Use this URL to cite or link to this record in EThOS: https://ethos.bl.uk/OrderDetails.do?uin=uk.bl.ethos.749782
Title: Exogenous fault detection and recovery solutions in swarm robotics
Author: Khadidos, Adil
ISNI:       0000 0004 7234 198X
Awarding Body: University of Southampton
Current Institution: University of Southampton
Date of Award: 2017
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Abstract:
A robotic swarm needs to ensure continuous operation even in the event of a failure of one or more individual robots. If one robot breaks down, another robot can take steps to repair the failed robot, or take over the failed robot’s task. Even with a small number of faulty robots, the expected time to achieve the swarm task will be affected. Observing failure detection techniques requires an investigation of similar techniques in insects. The synchronisation approach of fireflies is an exogenous failure detection technique. This approach requires all the robots in the swarm to be initially synchronised together in order to announce a healthy status for each individual robot. Another exogenous failure detection approach is the Robot Internal Simulator. The concept of this approach is to have robots that are capable of detecting partial failures by possessing a copy of every other robot’s controller, which they then instantiate within an internal simulator on-board to be run for a short period of time to predict the future state of the other robots. The work in this research draws inspiration from both approaches, which both still have several issues when they are implemented in swarm robotics. The enhanced technique developed in this research will depend on the input and output values in the robot’s controller to diagnose other robots within the swarm during the entire swarm operation. In this research, communication plays an important part of the diagnosis procedure. While robots retain possession of their own controller values including their co-ordination, the receiver computes the distance between them based on the signal strength. A fault suspicion is generated if the computed distances do not match and an acknowledgement of the failure will be broadcast to the robotic swarm. This research explores the performance of the simulation experimental results. It has shown that failed robots are rapidly detected failures using the proposed technique. A mitigation procedure takes place after the faulty robot is shut down, either by pushing it away or allowing it to work as a communication bridge to operational robots.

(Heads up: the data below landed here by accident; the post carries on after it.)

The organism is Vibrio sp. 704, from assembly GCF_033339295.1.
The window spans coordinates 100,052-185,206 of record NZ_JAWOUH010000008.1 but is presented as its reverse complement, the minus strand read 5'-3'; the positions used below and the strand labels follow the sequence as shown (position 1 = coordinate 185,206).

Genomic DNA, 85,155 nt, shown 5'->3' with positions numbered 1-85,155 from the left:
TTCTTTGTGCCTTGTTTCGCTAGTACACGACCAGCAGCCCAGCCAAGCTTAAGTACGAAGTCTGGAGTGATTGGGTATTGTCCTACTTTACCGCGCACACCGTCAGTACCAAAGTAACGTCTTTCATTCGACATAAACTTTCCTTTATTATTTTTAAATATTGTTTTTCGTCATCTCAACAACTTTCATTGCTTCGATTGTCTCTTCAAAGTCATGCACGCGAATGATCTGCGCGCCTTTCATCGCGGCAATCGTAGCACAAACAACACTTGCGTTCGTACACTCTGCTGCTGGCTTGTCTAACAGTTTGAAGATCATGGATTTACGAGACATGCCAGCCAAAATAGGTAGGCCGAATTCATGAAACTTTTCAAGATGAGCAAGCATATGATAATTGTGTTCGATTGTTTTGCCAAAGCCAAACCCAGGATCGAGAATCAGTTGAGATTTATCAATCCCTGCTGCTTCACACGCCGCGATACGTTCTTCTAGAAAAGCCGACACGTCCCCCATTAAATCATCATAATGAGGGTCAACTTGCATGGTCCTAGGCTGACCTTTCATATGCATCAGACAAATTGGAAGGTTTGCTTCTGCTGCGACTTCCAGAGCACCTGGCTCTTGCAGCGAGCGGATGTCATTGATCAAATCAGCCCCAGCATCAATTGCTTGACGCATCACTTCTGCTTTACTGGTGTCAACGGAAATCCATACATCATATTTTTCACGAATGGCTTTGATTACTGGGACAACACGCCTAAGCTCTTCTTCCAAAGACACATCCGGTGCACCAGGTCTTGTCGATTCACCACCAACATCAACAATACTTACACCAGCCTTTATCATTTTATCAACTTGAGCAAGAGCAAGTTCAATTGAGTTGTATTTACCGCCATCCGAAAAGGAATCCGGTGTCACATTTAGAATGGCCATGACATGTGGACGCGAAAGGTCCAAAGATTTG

Supervisor: Crowder, Richard Sponsor: Not available
Qualification Name: Thesis (Ph.D.) Qualification Level: Doctoral
EThOS ID: uk.bl.ethos.749782  DOI: Not available
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